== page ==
Six miles off the coast of Portsmouth, New Hampshire, sits the Isles of Shoals, a set of small islands and ledges just over 200 acres in size. The largest of the Isles of Shoals is Appledore, which is home to the Shoals Marine Laboratory, an operation run by the University of New Hampshire and Cornell University. About a quarter mile directly to the west sits Star Island, which is home to an event center owned by the Star Island Corporation, a non-profit associated with the United Church of Christ. Between the two, connected to Star by a small breakwater, sits Smuttynose, the namesake of a well known craft beer company, and the site of arguably the most famous ax murder spree in New England.
(Disclaimer: This blog has nothing to do with beer or ax murders. Sorry!)
I was lucky enough to make a trip out to the Isles of Shoals last Friday (4/3/15) with a few folks from the diesel islands and elsewhere.
We departed from Portsmouth early Friday morning in a boat driven by Marshall Frye, of the Star Island Corporation. We made our way past the Portsmouth Naval Shipyard, and out the Piscataqua River, towards the Isles of Shoals.
After about twenty minutes, we arrived at Star Island. We were surprised to see that we weren’t the only ones out there; a crew from the Shoals Marine Lab were also out on the R/V John M. Kingsbury.
After docking the boat, we were given a quick tour of the buildings on Star Island. We then headed to the backside of the island to see a recently installed 130kW solar array. This array, at the time of it’s completion (April 22, 2014), was the largest off-grid solar array in New England.
The array covers about a half-acre, and consists of over 400 panels. If you look closely at the picture above, you can see that the panels are sitting on blocks of concrete. This was a solution manufactured on the fly, after the panel installers were unable to successfully drill into rock ledge. The blocks of concrete are basically a waste product from a bridge construction project, and were acquired on the cheap to be used as anchors for the panels.
This array provides a good deal of power to the island, but a complex back up system is required to insure uninterrupted electricity supply. Most of this system is housed in a shed behind the main building on the island. This system is pretty complicated, so it helps to break it down into its components:
Generator: The island currently uses one diesel generator to provide power when the sun isn’t shining. This is a relatively new Tier 3 (meaning it complies with tier 3 of the EPA’s Clean Power Plan regulations for diesel generators) Kohler.
Charge Controllers: These do exactly what they sound like they do: control the charge going into the batteries. This keeps the batteries from overcharging, which can cause serious problems.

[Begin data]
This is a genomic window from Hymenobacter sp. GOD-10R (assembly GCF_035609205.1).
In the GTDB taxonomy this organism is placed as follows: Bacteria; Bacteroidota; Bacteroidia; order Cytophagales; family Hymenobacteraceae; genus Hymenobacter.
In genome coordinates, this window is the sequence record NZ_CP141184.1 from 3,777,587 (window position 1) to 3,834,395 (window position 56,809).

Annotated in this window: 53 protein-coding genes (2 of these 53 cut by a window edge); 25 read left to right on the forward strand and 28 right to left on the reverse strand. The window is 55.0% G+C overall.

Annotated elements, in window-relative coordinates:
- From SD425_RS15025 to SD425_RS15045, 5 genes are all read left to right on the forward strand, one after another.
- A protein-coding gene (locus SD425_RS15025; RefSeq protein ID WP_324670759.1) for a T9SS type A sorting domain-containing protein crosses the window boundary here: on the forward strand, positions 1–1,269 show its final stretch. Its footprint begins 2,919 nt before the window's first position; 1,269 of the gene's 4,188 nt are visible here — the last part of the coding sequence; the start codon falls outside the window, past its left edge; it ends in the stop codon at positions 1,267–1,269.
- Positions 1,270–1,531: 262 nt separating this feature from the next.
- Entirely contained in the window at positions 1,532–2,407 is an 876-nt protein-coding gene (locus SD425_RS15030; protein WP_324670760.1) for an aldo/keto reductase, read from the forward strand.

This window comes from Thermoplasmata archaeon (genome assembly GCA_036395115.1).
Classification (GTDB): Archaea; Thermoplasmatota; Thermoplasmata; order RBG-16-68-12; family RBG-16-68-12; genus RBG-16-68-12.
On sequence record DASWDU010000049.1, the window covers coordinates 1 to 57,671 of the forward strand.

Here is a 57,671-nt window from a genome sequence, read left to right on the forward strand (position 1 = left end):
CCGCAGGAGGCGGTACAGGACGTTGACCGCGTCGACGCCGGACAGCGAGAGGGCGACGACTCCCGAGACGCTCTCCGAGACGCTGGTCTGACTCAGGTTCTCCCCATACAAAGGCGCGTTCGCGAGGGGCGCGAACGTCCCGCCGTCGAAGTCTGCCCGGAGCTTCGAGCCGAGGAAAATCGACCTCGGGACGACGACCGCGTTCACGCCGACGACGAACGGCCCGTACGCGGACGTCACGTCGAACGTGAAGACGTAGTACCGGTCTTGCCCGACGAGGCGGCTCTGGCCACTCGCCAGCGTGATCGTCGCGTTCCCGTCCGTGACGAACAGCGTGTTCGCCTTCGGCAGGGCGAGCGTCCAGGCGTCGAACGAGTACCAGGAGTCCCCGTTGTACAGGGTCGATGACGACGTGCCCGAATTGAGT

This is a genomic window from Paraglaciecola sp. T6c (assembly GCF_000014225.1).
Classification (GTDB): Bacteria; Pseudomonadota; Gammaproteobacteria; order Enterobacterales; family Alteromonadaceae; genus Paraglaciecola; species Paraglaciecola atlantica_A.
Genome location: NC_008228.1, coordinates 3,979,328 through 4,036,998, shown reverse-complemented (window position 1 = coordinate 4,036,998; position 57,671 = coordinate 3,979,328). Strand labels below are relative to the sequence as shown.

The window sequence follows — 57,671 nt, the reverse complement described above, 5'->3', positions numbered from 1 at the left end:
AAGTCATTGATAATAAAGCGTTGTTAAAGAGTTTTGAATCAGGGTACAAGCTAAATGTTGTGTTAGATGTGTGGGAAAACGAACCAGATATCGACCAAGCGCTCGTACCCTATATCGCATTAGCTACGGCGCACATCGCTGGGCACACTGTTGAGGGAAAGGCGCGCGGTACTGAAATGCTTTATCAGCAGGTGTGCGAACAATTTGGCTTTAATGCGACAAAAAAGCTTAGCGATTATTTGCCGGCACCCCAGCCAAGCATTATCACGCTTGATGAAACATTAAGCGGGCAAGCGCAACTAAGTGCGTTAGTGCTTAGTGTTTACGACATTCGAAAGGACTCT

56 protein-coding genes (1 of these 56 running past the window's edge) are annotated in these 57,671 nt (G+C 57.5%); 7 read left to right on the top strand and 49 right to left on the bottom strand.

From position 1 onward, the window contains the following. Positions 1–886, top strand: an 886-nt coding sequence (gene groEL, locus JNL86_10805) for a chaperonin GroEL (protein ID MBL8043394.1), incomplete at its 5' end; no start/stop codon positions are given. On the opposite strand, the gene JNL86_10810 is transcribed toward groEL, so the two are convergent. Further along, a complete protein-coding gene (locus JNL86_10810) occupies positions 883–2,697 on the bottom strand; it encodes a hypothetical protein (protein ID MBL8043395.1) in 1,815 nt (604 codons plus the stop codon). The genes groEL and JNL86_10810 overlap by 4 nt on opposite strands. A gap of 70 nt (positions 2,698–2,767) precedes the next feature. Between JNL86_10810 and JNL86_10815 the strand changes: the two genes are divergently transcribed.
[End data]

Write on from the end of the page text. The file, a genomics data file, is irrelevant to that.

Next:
Batteries: The batteries are the backbone of the entire system. They offer 600 kWhs of storage, and can be fed by both the generator and the solar panels. They are usually kept at about half charge.
Inverters: The inverters draw power off the batteries to feed the distribution system. They “invert” the electricity current, meaning they take it from DC (12 Volts) to AC(120 Volts). This part of the system is actually very complex, there is a whole series of inverters that do various different things. My electrical engineering expertise is pretty limited, so I’ll leave it at that, and say that there are probably some really good resources out there thatcan explain this concept better than I can.
This flow chart helps explain how this whole system works.
The system on Star powers a hotel and a handful of associated buildings, a reverse osmosis water desalinator, and a waste treatment facility, all of which are interesting projects in their own right.
After a tour of these facilities, we headed over to Appledore. We were pretty pressed for time at this point, but we still wanted to see what we could of the Appledore system.
After a quick tour of Appledore, we hopped on the boat back to New Hampshire, and then debriefed over lunch at Loco Coco’s Tacos in Kittery.
It was interesting to draw comparisons between the Isles of Shoals and Maine’s diesel islands. For example, both are completely independent from the mainland grid, and, as a result, both have historically relied on diesel generators to supply their power. The Isles of Shoals have dealt with the same issues Monhegan and Matinicus deal with: high energy costs, issues with safety and the transporation and storage of diesel fuel, and environmental effects of diesel generation. Now that they are less reliant on diesel fuel, some of these issues are less prominent.
However, there are some differences. Star and Appledore are both privately owned, and fully shut down in the winter, whereas Monhegan and Matinicus are year-round communities. This means a couple of things:
- The load profile is different. The fact that Star and Appledore shut down in the winter means that they need hardly any generation for that period of time. This makes the solar arrays, which produce more power in the summer, a very good fit for the islands. This also means that their generators don’t run all year round, which exempts them from certain regulations.
- The Isles of shoals don’t need to worry about the kind of public concerns that come up when dealing with construction in communities like Monhegan and Matinicus. If they want to do a project on Star Island, all they need is the approval of the board of the Star Island Corporation, and the nessesary permits.
Still, the systems on Star and Appledore are a good blueprint for what might work on Monhegan or Matinicus. It’s also helpful to see what kinds of issues other places run into when installing these kinds of systems, so that those problems won’t be repeated when work is done elsewhere.